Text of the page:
WASHINGTON, D.C. -- It's that time of year again -- that point on the calendar referred to by the politically correct as "the holiday season." It's the time of year when "twenty-something" producers and programmers send forth their camera crews with instructions to "get some footage" at a soup kitchen, nursing home, homeless shelter or some other venue where the poor and downtrodden seek succor.
It's the season when the barons of broadcasting set aside their usual headlines about blood, gore, death and destruction -- and don't forget sex -- to remind us of our "obligation" to our less fortunate brethren. Could it be that this is the only time the masters of the media have such thoughts?
It shouldn't be that way. The American people are good and decent, and their human kindness, neighborly care and community interest are present all year. Most of us don't just trot out these sentiments when a disaster hits home or when Santa is making the final check on who has been naughty or nice.
In the aftermath of the Sept. 11 terror attacks, television anchors and talking heads professed surprise at the compassion and generosity of Americans who contributed over $1.4 billion to relief agencies. Donations poured into groups like the Salvation Army, the Liberty Disaster Relief Fund, the Kiwanis and Lions Clubs, the Army Emergency Relief, and the Navy-Marine Corps Relief Society.
Religious charities of all stripes -- Catholic, Baptist, Jewish and others -- raced to the rescue. Many professing astonishment were the very same "cultural elites" who routinely vilify the so-called "Christian Right" for promoting the Golden Rule -- to "do unto others as you would have them do unto you" -- throughout the year.
And so, in case you missed it because the "evening news" failed to cover it, herewith are a few more examples of why the so-called mainstream media don't get it.
First, they apparently don't know that Americans are the most generous people on earth. In 1999, according to the AAFRC Trust for Philanthropy, Americans contributed over $190 billion to charities. In 2000, donations increased to $203 billion.
Second, they are cynical. That's why some of my "colleagues" chortled when, on Oct. 11, President Bush established America's Fund for Afghan Children. Apparently, they don't want you to know that, since then, American children have raised $1.5 million, and the first shipment sent to Afghanistan on Dec. 10 included 1,500 winter tents, 1,685 coats and 10,000 packs containing hats, socks, toothbrushes, candy and toys.
The cameras were somehow absent when Ashley, Aubrey, Alana and Alyssa Welch, whose father, Lt. Col. Tracy Welch, narrowly escaped the Pentagon crash, attempted to donate blood. Told they were too young, the girls organized four neighborhood car wash events and raised $10,000.
But such deeds have been commonplace across the country, all year long. On Jan. 26, when a devastating 7.9 earthquake struck Gujarat, India, killing more than 100,000 people and injuring hundreds of thousands more, Americans rushed to the scene to help; and others back home sent money and care packages. Several engineers at Cisco Systems, a San Jose, Calif., technology giant raised $500,000 to aid the victims.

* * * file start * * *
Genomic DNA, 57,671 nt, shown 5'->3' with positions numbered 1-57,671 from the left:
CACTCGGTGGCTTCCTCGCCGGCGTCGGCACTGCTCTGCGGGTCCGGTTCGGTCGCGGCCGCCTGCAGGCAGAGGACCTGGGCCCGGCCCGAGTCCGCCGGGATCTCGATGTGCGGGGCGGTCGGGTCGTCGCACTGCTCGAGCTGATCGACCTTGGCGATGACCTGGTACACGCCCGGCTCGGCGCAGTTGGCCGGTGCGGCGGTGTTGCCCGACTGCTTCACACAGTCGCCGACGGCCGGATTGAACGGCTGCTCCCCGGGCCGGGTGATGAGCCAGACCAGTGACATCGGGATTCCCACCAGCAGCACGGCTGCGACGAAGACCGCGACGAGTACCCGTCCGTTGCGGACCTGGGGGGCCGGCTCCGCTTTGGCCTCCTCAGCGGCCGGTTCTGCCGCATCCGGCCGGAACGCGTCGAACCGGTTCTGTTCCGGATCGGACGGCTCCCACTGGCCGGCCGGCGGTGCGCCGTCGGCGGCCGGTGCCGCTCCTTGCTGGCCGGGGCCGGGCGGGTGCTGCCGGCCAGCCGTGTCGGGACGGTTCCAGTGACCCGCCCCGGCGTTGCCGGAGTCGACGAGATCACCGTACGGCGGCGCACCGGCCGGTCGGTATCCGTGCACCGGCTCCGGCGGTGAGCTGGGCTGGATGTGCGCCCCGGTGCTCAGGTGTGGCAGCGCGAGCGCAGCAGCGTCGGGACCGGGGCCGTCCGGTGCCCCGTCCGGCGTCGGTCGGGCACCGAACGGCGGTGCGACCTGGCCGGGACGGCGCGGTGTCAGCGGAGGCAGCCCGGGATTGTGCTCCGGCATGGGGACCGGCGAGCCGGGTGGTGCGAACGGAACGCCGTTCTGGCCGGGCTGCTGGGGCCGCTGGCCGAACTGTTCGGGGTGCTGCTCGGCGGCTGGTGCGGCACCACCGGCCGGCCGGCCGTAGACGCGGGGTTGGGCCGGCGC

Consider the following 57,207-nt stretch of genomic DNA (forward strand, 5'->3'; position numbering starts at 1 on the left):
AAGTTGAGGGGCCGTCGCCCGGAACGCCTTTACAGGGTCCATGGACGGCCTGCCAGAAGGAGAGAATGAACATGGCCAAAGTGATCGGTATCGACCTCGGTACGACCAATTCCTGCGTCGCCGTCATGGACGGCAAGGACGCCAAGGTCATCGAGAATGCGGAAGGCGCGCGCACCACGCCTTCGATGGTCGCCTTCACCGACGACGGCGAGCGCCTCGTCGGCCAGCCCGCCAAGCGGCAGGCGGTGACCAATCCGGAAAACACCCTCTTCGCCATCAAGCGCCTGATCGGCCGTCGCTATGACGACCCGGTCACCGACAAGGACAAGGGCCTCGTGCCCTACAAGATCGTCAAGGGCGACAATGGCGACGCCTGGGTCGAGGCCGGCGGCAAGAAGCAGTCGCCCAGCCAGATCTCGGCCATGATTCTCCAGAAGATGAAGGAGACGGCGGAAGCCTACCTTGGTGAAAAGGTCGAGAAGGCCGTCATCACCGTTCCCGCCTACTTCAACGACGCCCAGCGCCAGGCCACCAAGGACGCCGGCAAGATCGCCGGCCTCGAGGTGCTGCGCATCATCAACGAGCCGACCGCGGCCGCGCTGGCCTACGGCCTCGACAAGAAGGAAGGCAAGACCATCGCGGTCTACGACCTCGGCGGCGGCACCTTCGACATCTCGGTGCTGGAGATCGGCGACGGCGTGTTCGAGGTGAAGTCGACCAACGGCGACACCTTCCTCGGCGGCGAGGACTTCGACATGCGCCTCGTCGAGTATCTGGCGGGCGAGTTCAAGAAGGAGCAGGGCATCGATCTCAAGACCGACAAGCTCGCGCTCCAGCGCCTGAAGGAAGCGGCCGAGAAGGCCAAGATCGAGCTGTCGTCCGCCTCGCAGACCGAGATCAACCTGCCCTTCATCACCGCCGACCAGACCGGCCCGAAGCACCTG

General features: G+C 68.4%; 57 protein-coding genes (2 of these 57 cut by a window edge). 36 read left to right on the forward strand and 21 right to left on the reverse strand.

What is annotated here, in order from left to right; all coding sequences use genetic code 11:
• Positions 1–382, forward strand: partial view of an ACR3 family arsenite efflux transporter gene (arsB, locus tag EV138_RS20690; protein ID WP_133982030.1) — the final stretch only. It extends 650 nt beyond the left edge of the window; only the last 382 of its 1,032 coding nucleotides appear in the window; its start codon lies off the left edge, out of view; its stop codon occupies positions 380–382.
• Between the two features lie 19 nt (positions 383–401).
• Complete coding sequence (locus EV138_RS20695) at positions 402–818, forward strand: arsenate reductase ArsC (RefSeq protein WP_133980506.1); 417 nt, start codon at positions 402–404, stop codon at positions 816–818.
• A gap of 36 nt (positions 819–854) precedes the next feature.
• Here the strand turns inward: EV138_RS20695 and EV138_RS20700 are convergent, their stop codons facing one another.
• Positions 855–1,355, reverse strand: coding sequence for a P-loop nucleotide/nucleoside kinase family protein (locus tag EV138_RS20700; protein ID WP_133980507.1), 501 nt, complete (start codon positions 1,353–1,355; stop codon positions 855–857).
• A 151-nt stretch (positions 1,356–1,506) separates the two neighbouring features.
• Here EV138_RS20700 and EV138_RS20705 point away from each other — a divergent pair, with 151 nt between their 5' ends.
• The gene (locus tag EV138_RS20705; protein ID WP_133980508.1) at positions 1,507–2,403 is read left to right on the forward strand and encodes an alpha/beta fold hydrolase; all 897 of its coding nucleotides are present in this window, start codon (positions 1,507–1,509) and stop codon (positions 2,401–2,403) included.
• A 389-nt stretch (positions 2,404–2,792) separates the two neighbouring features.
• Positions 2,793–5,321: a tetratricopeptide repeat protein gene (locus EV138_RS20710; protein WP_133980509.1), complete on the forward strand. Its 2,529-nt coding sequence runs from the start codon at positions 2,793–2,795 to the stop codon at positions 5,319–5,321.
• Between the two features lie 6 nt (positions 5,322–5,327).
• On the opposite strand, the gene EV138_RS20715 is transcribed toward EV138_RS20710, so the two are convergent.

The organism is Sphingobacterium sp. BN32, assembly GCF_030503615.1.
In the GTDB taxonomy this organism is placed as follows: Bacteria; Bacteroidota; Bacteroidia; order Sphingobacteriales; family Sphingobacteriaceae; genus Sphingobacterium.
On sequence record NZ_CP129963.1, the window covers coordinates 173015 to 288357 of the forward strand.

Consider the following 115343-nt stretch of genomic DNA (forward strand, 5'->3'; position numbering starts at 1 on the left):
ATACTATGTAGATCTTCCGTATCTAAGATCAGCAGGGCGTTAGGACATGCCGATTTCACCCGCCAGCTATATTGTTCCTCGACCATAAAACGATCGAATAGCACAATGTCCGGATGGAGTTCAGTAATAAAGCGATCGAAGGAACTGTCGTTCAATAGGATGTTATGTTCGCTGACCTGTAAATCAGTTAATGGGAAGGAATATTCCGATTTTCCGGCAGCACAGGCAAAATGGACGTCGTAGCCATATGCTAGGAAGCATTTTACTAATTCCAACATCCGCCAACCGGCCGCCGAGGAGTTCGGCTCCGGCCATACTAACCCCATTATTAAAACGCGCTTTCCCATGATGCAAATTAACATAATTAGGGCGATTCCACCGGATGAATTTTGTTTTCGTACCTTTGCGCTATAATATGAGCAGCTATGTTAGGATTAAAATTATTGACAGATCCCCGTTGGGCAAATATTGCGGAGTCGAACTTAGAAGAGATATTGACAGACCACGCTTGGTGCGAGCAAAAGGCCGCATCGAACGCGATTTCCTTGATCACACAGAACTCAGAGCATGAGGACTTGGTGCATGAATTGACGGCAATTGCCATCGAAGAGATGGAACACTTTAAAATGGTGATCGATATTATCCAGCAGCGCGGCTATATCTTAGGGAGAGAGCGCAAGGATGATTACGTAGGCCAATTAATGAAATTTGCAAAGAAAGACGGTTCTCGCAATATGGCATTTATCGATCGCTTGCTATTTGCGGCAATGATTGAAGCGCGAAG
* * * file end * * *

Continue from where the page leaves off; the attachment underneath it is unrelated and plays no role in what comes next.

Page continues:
Woody and Diane Jenkins run Friends of the Americas. Since 1984, they have assisted over 500,000 Latin Americans suffering from wars, natural disasters and poverty -- many of them children.
Pat Robertson's Operation Blessing has aided over 140 million people and supplied over $96 million in relief since 1978. The organization is currently working to care for Afghan children, provide soup kitchens for Afghan refugees and provide assistance to the victims of earthquakes in El Salvador.
Since Oct. 1, the U.S. government has sent almost $247 million of humanitarian assistance to Afghans in the form of food, medicine and medical supplies.
While most of us have seen the Salvation Army's red kettles posted outside stores and malls, few in the media even seem to know that the USO, which supports our servicemen around the world, began as a "see a need -- fill it" Salvation Army project. When I visited the Pentagon, less than 24 hours after the 9-11 calamity, the Salvation Army was already there, giving exhausted fire, police and rescue workers free food and coffee. Somehow on-site reporters -- who got the same treatment -- failed to tell us.
Freedom Alliance, a charitable and educational foundation that provides scholarships for the dependents of military personnel killed or permanently disabled in the line of duty, has, this year alone, awarded nearly $80,000 to youngsters whose parents died in the Pentagon, aboard the USS Cole last October, and in other places like Beirut and even Vietnam.
Whether it was aiding Iowa flood victims, the 230 families that lost their homes in Kansas tornadoes last April, or the victims of the 6.8 earthquake in Seattle in March, Americans were helping their neighbors.
The media may need to remind themselves to be nice and kind to others at Christmas. But for average Americans "doing unto others" is a way of life. God Bless America. Merry Christmas.